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Influenza, COVID-19 Vaccines and Vaccinations

  • In today’s Recommendations for Industry, we discuss the conversations, news, and status of influenza, COVID-19, and their vaccines and vaccinations. Read more below.
  • Research published through SUNY Geneseo of limiting COVID-19 on college campuses has found that “masking was the most effective non-pharmaceutical way to prevent the spread of COVID-19 on a college campus, followed by frequent testing and isolation of positive cases.”
  • CIDRAP is publishing a two-part commentary discussing masks. Part 1 explains “the differences in cloth face coverings and surgical masks, the science of respiratory protection, and the hierarchy of disease controls.” Part 2 outlines “what makes a good mask study and why so many fail.” See Part 1 here.
  • The FDA advisory panel has “unanimously approved a third and smaller dose of Moderna’s COVID-19 vaccine for vulnerable groups. Approval aligns with Pfizer risk groups.” (CIDRAP 1). The FDA Panel voted unanimously to “recommend Johnson & Johnson booster shots, most likely clearing the way for all 15 million people who got the company’s one-dose coronavirus vaccine to receive a second shot.” (NYT1). Additionally, the FDA plans to “allow Americans to receive a different COVID-19 vaccine as a booster than the one they initially received, a move that could reduce the appeal of the Johnson & Johnson vaccine and provide flexibility to doctors and other vaccinators. The government would not recommend one shot over another, and it might note that using the same vaccine as a booster when possible is preferable, people familiar with the agency’s planning said. But vaccine providers could use their discretion to offer a different brand, a freedom that state health officials have been requesting for weeks. (NYT2)” Along these lines, the White House vaccination mandates have boosted COVID-19 vaccination rates, with “an average of 90% of employees taking the vaccine” among 3,500 organizations (CIDRAP 2). While mandates increased vaccination, apparently COVID-19 vaccine lotteries didn’t increase vaccine uptake (CIDRAP 3).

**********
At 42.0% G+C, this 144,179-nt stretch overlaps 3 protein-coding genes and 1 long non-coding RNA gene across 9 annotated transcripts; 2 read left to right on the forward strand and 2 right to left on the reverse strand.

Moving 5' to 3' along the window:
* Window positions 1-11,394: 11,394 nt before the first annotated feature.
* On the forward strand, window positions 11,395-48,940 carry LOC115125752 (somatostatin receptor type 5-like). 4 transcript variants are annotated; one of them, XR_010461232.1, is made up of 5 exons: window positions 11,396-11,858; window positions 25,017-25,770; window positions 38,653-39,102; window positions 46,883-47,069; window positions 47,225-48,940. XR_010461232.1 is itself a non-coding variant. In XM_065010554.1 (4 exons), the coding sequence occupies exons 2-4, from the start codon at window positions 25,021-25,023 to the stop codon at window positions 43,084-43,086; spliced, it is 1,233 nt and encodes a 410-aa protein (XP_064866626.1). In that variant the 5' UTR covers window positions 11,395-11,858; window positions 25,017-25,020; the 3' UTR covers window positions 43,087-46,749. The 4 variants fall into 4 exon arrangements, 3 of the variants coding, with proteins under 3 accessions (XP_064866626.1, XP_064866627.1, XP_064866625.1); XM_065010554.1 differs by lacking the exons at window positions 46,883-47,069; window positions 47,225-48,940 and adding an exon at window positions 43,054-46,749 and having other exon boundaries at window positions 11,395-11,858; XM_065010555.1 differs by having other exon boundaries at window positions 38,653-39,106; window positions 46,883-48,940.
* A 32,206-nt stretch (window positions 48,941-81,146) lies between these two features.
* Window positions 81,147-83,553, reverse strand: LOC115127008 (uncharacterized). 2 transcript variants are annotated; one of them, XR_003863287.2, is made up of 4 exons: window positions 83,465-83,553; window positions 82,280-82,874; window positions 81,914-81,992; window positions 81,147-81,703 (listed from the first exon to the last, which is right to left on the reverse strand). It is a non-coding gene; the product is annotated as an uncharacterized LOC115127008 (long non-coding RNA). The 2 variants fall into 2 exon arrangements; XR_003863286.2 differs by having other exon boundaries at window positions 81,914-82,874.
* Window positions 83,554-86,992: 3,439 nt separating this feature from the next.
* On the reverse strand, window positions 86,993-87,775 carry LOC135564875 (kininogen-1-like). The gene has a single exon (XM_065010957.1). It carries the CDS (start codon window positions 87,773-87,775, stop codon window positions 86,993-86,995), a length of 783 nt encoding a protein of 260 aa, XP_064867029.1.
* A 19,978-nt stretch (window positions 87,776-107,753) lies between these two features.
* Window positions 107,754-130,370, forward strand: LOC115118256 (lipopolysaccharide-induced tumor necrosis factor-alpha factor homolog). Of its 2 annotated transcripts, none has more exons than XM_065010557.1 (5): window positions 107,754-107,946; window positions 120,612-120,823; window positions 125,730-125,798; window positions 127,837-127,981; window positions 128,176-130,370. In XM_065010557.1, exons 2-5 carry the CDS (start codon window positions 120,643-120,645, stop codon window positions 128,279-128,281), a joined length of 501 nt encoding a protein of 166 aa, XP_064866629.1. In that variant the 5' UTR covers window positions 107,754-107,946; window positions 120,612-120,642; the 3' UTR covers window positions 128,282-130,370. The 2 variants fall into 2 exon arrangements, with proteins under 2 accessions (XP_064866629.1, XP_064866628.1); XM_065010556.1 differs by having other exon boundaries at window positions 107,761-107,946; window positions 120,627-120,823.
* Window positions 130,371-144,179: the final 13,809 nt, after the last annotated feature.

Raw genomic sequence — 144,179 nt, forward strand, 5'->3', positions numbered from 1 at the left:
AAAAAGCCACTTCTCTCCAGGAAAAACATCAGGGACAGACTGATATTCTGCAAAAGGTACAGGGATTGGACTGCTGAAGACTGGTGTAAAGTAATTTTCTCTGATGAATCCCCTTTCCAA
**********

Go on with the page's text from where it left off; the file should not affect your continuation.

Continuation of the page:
• In a recent Nature survey, discussed in CIDRAP, of 321 scientists “who spoke out about COVID-19 to the media or on social media, about 42% said they had emotional or psychological distress afterward, 22% have received threats of physical or sexual violence, and 15% have received death threats.”
  • Colin Powell has died from complications of COVID-19.
  • In a recent review, the SARS-COV-2 dose “may affect infection rates, but current data do not show an association between viral dose and COVID-19 severity, according to a review of more than 100 SARS-CoV-2 studies that looks at COVID-19 infectious dose, viral load, severity, and variants.”
  • Cases are on the rise in Northern US States; this may be due to the incoming winter months leading to more individuals gathering inside or the start of school.

Flu Status:

  • A recently published article in Nature explores the possibility that there has been an influenza lineage extinction during COVID-19, specifically of the Influenza B/Yamagata lineage which hasn’t been isolated at all between April 2020 to August 2021.
  • This week from the WHO:
    • Globally, despite continued or even increased testing for influenza in some countries, influenza activity remained at lower levels than expected for this time of the year.
    • In the temperate zones of the northern hemisphere, influenza activity remained at inter-seasonal levels. Influenza B predominated among detections and respiratory syncytial virus (RSV) was increased and higher than in previous years in some countries.
    • Worldwide, influenza B (Victoria) viruses predominated.
    • In tropical South America, no influenza detections were reported, however RSV activity remained elevated in some countries.